What's the Big Deal?: The Manchurian Candidate Most people have heard the term, but what else did this 1962 classic influence?


Ever since Watergate increased the paranoia level in American politics, just about everyone who has run for president has at some point been called a “Manchurian candidate.” It is not a compliment. It means the speaker believes that this person has been programmed by evildoers – communists, terrorists, whoever – to seek public office, gain power, and then unleash the enemy’s nefarious plans from within. What it really means, of course, is that the speaker doesn’t like or trust the candidate. Hard evidence that Obama or Bush or McCain or Clinton or anyone else was actually brainwashed is difficult to come by. Brainwashers are stealthy that way.

But while no real “Manchurian candidates” have been confirmed, the 1962 film that popularized the term remains suspenseful and darkly comic. Much about politics has changed since then, but it’s surprising (and maybe scary) to see how many things are exactly the same. What is The Manchurian Candidate? Is it a great movie, or merely one whose title has entered common parlance?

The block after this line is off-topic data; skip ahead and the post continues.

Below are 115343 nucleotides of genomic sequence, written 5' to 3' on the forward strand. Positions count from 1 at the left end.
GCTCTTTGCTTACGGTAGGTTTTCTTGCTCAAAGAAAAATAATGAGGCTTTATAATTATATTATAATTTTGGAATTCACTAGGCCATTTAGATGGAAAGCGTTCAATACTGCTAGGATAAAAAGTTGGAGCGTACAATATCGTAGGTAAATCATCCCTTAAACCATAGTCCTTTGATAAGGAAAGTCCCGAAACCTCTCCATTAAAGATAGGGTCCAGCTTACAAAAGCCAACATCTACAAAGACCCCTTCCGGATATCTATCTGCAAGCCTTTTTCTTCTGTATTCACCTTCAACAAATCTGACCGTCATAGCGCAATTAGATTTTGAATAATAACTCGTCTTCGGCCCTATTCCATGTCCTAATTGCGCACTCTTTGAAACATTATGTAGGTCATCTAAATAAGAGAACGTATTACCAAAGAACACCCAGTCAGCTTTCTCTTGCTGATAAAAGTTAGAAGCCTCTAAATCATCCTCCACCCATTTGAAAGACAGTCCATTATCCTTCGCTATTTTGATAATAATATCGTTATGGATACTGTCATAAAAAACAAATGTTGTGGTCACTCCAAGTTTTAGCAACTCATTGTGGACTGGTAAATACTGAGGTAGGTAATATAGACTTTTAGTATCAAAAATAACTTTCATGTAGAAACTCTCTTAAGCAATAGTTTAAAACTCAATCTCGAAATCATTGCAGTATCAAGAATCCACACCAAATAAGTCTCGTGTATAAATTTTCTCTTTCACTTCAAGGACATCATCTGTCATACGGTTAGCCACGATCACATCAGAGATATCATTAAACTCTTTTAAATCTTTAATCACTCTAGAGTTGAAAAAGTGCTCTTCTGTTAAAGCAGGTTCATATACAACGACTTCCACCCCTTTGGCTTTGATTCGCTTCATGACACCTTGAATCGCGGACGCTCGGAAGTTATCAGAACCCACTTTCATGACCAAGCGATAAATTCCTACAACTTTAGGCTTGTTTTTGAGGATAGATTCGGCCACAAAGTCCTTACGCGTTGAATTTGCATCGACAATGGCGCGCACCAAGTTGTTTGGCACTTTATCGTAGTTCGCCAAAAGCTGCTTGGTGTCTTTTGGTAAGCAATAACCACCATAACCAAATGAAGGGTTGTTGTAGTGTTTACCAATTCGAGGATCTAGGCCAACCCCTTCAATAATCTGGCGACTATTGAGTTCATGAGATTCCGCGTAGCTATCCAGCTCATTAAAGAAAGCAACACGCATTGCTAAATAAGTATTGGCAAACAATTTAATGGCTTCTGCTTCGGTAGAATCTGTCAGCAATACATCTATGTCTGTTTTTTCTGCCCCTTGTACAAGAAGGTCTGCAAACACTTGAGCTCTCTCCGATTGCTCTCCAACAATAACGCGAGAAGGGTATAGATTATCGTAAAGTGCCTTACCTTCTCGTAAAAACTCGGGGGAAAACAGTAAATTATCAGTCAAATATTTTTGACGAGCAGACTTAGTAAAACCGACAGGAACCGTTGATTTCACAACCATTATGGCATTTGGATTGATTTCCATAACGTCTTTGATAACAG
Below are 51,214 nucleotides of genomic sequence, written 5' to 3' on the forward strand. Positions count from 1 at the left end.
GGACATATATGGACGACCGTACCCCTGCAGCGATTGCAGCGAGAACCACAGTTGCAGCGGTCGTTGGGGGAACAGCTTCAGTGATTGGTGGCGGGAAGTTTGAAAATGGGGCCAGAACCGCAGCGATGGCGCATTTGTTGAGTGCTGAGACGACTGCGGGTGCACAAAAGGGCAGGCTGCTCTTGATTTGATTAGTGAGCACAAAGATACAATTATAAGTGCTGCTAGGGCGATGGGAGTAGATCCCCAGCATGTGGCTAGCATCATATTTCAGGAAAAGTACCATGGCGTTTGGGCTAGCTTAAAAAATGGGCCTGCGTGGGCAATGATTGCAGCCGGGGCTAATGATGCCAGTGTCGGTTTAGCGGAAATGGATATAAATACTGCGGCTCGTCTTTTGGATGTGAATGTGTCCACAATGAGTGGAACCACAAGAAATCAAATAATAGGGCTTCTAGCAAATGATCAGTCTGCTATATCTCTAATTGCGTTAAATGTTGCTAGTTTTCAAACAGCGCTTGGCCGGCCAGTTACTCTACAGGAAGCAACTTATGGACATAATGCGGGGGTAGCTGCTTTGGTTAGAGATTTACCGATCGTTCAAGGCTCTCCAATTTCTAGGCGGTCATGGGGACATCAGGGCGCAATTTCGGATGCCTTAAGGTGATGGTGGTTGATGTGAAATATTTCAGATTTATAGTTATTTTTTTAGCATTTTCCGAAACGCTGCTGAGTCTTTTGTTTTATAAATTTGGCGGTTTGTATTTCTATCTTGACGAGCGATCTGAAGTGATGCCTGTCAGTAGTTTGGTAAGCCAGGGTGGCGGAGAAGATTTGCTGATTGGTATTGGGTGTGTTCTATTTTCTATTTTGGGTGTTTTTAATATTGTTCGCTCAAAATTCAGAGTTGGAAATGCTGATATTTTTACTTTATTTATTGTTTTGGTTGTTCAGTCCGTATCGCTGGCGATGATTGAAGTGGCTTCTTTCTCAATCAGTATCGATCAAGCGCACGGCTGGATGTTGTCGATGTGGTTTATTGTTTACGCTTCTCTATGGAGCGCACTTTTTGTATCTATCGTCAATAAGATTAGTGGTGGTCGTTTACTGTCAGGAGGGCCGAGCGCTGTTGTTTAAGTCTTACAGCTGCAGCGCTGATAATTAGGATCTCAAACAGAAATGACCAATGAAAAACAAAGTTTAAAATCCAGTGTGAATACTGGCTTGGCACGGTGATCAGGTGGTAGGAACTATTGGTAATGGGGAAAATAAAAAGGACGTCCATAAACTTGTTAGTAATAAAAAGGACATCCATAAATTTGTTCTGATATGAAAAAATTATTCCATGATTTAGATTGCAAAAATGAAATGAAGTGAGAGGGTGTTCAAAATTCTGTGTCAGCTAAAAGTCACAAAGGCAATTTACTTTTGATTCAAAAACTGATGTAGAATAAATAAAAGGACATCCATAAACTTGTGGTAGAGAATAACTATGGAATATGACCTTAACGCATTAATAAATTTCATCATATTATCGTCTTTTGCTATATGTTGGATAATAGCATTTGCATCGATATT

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The praise: It was nominated for two Oscars, one for Angela Lansbury‘s supporting performance and one for the film editing. Lansbury also won a Golden Globe; director John Frankenheimer was nominated for one, along with a nomination from the Directors Guild of America. The film appeared at No. 67 on the American Film Institute’s 1998 list of the 100 best American movies ever made, though it didn’t rank at all on the revised list in 2007. Perhaps the 2004 remake had soured voters on it.